Life Is Not A Test

 rainbow.alexiscreek

Life is not a test.

I realized a few days ago that I live my life as if it’s a test I have to pass. Something in me decided this a long time ago, probably in elementary school.

The test never ends. I never know if I have aced it or failed it. I don’t know who the tester is, or if there is one tester or many. I don’t know what the questions are and whether I’ve been asked one, and if I answered correctly or not.

This explains a lot. It explains why I am keyed up and have to consciously work at relaxing my body and mind. Why I often look at others and feel I can’t stand equal with them. Why I always feel I am being judged. Why I don’t play enough and feel vaguely guilty when I do. Why everything I do has to have a purpose. Why I am frequently not satisfied and pass by my successes, barely giving them and me any acknowledgment. Why I make something, love what I’ve created, then it’s bang—onto the next thing right away because I have no time to waste.

How sad.

I can say, and mean it and know it, that I am happy most of the time in my life. This is true. My heart is open and present and connected and creating. I can feel it, most of the time, loving and joyful.

Yet there is this sneaky background tension running the other stuff I listed three paragraphs back. These are feelings I have been ignoring, that creep in between my love and joy and happiness.

Time to make a choice and let this go.

I choose there is no test. No Test. None. Nada. Zip. Zilch.

There is only my life and what I choose to create in it. And no test.

I am letting these words, and my choice, sink in. This feels better. This feels GOOD.

My shoulders drop two inches. I can breathe. I can enjoy what I am doing. I can play.

Tigger and Totoro--Go Play!
Tigger and Totoro–Go Play!

Yes. I can play. I can wander out of that stuffy Life Classroom I caged myself in, give the door a slam on the way out, and watch the whole place collapse in a heap. Better yet, invite Wile E. Coyote to blow it sky high with one of his Acme missiles. Right on target. Ka-boom! Wile E. takes a bow. The Road Runner and I applaud. Then we all go play. Dibs on the slide!

Yes. Life is not a test. Go play.

___________________________

Note:  This piece was originally posted two years ago.  I am re-posting it today because these last two weeks I managed to trap myself in the Life Classroom again.  Yes, feeling tested, feeling not good enough and not worthy, feeling anxious for no good reason.  Most important of all, not allowing myself to play.  Today I am choosing all over again.  I choose I love all of myself.  I choose life is not a test.  I choose I am allowed to play and enjoy life whenever I please.

After this post is done, I am playing for the remainder of the day!  Yahoooooo!   Maybe you should go let yourself play for a while today too.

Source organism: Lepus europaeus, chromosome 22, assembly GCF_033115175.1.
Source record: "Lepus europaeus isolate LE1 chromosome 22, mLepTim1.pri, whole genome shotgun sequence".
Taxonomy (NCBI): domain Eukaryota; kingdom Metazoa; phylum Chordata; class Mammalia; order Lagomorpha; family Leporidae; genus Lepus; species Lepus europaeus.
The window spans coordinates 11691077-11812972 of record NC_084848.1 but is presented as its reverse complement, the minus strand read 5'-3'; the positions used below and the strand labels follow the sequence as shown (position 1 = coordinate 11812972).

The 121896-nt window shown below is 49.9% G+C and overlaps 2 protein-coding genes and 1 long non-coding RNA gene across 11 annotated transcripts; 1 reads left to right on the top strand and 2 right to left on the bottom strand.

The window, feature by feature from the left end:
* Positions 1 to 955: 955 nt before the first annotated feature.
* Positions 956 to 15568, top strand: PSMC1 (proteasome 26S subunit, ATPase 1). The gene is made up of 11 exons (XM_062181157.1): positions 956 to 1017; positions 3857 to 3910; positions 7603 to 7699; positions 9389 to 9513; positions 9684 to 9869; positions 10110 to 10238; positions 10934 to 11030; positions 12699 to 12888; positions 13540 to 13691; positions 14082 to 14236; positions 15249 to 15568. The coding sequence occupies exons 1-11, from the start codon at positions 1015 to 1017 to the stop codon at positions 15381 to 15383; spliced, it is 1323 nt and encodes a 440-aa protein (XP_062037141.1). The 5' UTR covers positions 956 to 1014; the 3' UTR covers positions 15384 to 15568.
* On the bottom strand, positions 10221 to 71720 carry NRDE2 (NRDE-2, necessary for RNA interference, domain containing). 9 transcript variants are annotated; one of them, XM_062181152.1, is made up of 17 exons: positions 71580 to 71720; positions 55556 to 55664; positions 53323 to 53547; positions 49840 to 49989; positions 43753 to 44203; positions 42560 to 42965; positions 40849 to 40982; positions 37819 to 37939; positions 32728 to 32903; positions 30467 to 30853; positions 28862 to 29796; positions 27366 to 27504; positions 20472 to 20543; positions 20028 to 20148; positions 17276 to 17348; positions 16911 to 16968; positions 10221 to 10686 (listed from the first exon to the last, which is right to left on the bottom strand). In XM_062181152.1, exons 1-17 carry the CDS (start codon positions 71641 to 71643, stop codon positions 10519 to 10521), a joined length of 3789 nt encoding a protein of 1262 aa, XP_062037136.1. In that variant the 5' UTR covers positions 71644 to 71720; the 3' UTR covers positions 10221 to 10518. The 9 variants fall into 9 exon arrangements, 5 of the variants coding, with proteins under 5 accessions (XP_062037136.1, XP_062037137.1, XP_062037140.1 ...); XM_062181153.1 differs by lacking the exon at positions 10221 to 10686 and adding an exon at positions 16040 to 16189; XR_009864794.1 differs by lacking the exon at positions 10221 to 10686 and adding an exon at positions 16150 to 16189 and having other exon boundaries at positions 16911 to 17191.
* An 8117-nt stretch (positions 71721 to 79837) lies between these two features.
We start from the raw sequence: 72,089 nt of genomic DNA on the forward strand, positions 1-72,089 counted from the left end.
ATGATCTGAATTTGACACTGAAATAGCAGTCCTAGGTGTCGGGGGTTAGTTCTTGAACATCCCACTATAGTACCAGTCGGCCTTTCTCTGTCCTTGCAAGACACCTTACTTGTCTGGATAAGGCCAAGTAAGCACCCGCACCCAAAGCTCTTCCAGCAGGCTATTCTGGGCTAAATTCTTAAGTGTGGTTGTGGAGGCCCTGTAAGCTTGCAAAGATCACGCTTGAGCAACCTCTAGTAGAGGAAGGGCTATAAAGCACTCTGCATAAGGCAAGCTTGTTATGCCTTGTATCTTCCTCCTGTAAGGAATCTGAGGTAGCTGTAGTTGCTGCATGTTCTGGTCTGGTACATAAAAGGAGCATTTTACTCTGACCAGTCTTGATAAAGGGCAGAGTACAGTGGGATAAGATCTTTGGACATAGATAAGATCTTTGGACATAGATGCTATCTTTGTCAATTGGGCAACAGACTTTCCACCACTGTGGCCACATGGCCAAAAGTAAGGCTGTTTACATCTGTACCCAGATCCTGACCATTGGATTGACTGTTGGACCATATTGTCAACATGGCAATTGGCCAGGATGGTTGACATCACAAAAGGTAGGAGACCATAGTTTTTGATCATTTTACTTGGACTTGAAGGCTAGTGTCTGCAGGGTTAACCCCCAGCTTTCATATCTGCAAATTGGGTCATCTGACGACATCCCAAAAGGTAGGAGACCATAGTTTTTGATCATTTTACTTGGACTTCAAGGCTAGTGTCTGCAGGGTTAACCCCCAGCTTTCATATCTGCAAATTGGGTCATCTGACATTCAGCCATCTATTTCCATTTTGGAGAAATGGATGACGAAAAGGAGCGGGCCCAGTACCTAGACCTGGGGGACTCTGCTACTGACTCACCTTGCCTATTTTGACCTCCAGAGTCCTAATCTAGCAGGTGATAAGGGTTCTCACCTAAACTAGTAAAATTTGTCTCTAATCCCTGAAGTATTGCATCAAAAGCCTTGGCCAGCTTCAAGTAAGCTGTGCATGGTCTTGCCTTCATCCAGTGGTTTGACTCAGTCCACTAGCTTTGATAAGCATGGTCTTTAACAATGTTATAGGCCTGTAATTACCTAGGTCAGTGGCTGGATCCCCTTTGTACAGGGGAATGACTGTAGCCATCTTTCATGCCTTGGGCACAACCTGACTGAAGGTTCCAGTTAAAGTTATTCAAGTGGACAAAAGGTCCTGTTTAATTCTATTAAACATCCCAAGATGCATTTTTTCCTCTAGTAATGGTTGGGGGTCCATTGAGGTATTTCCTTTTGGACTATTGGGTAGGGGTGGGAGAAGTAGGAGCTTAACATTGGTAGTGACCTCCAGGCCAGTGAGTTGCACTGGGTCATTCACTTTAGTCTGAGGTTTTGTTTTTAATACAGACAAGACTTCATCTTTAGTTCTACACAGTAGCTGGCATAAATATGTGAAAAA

Embracing My Inner Tantrum

whenitookitallapart-150ppi
‘When I Took It All Apart, There Was Nothing Left’

It’s Thursday.  Blog writing day.  I want to be all sunny today, writing lovely positive words.

Nope.  My inner two-year-old took over on Monday and is having an extended tantrum.

‘No’ is my word right now.  No, I don’t want to work on my book.  No, I don’t want to draw.  No, I don’t want to read anything enlightening.  No, no, no, and no.

The funny thing is I am totally okay with writing my morning pages.  Usually these are what I resist doing.  Not this week.  My inner two-year-old is taking great delight in having permission to whine, complain, be ratty and growly as much as she pleases in the morning pages.

In fact I have given myself full permission to be as ornery as I want for as long as I want.  I have decided to embrace my inner tantrumy-self.

Usually I try to push my bad attitudes away.  Cure them somehow.  Cheer myself up.  Force myself to be upbeat.

But halfway through Tuesday’s morning pages I write, ‘I am tired of pushing myself.’  Six words.  They stop me in my tracks.  I sit there, pen and mind stilled.  I say out loud, ‘Oh.’

I can feel the truth of this.  I want to love myself exactly as I am.  Always pushing and always reaching doesn’t let me be settled with who I am right now.  Instead, it keeps saying ‘not good enough’.

I’m tired of being not good enough.

I need to love myself now.  My inner two-year-old needs love and hugs.  I need to be loved for who I am, however I am, always.  No exceptions.  Love myself whether I am having a tantrum like now, or whether I am feeling clear and light and joyful.

Love all my moods.  Love all my flaws.  Love all my talents.  Love all my beauties.  Love the whole of me that makes me human.  Love me, Cat, the wabi sabi human.

This says I am good enough now.  This says I love myself now and I am lovable now.  This says I am perfectly imperfect.

I can handle being a wabi sabi human.